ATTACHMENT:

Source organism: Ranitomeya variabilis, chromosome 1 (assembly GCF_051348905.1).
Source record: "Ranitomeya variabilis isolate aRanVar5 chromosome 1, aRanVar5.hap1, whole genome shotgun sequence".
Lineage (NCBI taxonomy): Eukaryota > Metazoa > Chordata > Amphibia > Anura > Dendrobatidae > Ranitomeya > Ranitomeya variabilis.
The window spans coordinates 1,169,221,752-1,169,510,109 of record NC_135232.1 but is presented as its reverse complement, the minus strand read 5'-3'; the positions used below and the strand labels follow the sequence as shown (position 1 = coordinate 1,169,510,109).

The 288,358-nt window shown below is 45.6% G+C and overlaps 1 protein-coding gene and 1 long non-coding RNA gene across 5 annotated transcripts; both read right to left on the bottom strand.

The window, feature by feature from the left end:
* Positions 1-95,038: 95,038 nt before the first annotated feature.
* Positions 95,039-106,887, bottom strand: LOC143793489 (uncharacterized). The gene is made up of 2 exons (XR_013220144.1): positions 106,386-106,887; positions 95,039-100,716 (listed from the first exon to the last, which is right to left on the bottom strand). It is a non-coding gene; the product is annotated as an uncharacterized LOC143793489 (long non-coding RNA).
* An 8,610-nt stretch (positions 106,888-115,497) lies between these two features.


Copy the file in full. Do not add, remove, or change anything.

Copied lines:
Source organism: Ranitomeya variabilis, chromosome 1 (assembly GCF_051348905.1).
Source record: "Ranitomeya variabilis isolate aRanVar5 chromosome 1, aRanVar5.hap1, whole genome shotgun sequence".
Lineage (NCBI taxonomy): Eukaryota > Metazoa > Chordata > Amphibia > Anura > Dendrobatidae > Ranitomeya > Ranitomeya variabilis.
The window spans coordinates 1,169,221,752-1,169,510,109 of record NC_135232.1 but is presented as its reverse complement, the minus strand read 5'-3'; the positions used below and the strand labels follow the sequence as shown (position 1 = coordinate 1,169,510,109).

The 288,358-nt window shown below is 45.6% G+C and overlaps 1 protein-coding gene and 1 long non-coding RNA gene across 5 annotated transcripts; both read right to left on the bottom strand.

The window, feature by feature from the left end:
* Positions 1-95,038: 95,038 nt before the first annotated feature.
* Positions 95,039-106,887, bottom strand: LOC143793489 (uncharacterized). The gene is made up of 2 exons (XR_013220144.1): positions 106,386-106,887; positions 95,039-100,716 (listed from the first exon to the last, which is right to left on the bottom strand). It is a non-coding gene; the product is annotated as an uncharacterized LOC143793489 (long non-coding RNA).
* An 8,610-nt stretch (positions 106,888-115,497) lies between these two features.